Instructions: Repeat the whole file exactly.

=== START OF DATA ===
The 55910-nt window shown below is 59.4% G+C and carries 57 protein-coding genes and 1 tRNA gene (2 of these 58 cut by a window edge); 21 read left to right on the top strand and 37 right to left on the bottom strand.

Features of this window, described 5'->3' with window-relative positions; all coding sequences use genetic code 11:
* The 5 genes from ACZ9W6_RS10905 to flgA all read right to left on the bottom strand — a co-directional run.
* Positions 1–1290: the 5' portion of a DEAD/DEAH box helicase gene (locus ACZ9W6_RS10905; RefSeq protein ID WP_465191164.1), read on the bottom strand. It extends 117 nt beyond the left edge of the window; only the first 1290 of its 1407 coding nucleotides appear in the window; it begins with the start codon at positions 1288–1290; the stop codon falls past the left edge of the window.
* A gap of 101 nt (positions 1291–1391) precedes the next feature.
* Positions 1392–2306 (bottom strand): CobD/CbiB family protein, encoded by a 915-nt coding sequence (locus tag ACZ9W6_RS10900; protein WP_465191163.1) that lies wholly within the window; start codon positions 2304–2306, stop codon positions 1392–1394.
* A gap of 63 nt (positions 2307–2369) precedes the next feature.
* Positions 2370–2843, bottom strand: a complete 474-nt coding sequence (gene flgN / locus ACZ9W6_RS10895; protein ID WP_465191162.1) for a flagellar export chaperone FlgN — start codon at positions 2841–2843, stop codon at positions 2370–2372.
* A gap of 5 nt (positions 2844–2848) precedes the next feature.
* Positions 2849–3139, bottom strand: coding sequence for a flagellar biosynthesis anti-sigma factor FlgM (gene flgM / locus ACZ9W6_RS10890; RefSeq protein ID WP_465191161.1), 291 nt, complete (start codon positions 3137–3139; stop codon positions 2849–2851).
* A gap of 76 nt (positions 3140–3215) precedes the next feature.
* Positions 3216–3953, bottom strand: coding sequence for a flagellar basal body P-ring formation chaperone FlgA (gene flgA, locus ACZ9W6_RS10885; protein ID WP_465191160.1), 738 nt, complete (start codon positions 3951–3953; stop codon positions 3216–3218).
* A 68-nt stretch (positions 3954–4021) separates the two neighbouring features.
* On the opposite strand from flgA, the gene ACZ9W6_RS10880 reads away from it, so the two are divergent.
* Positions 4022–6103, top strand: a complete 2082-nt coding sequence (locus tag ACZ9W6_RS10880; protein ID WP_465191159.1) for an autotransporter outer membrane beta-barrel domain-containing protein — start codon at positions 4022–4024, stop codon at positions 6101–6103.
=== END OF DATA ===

The 55910-nt window shown below is 59.4% G+C and carries 57 protein-coding genes and 1 tRNA gene (2 of these 58 cut by a window edge); 21 read left to right on the top strand and 37 right to left on the bottom strand.

Features of this window, described 5'->3' with window-relative positions; all coding sequences use genetic code 11:
* The 5 genes from ACZ9W6_RS10905 to flgA all read right to left on the bottom strand — a co-directional run.
* Positions 1–1290: the 5' portion of a DEAD/DEAH box helicase gene (locus ACZ9W6_RS10905; RefSeq protein ID WP_465191164.1), read on the bottom strand. It extends 117 nt beyond the left edge of the window; only the first 1290 of its 1407 coding nucleotides appear in the window; it begins with the start codon at positions 1288–1290; the stop codon falls past the left edge of the window.
* A gap of 101 nt (positions 1291–1391) precedes the next feature.
* Positions 1392–2306 (bottom strand): CobD/CbiB family protein, encoded by a 915-nt coding sequence (locus tag ACZ9W6_RS10900; protein WP_465191163.1) that lies wholly within the window; start codon positions 2304–2306, stop codon positions 1392–1394.
* A gap of 63 nt (positions 2307–2369) precedes the next feature.
* Positions 2370–2843, bottom strand: a complete 474-nt coding sequence (gene flgN / locus ACZ9W6_RS10895; protein ID WP_465191162.1) for a flagellar export chaperone FlgN — start codon at positions 2841–2843, stop codon at positions 2370–2372.
* A gap of 5 nt (positions 2844–2848) precedes the next feature.
* Positions 2849–3139, bottom strand: coding sequence for a flagellar biosynthesis anti-sigma factor FlgM (gene flgM / locus ACZ9W6_RS10890; RefSeq protein ID WP_465191161.1), 291 nt, complete (start codon positions 3137–3139; stop codon positions 2849–2851).
* A gap of 76 nt (positions 3140–3215) precedes the next feature.
* Positions 3216–3953, bottom strand: coding sequence for a flagellar basal body P-ring formation chaperone FlgA (gene flgA, locus ACZ9W6_RS10885; protein ID WP_465191160.1), 738 nt, complete (start codon positions 3951–3953; stop codon positions 3216–3218).
* A 68-nt stretch (positions 3954–4021) separates the two neighbouring features.
* On the opposite strand from flgA, the gene ACZ9W6_RS10880 reads away from it, so the two are divergent.
* Positions 4022–6103, top strand: a complete 2082-nt coding sequence (locus tag ACZ9W6_RS10880; protein ID WP_465191159.1) for an autotransporter outer membrane beta-barrel domain-containing protein — start codon at positions 4022–4024, stop codon at positions 6101–6103.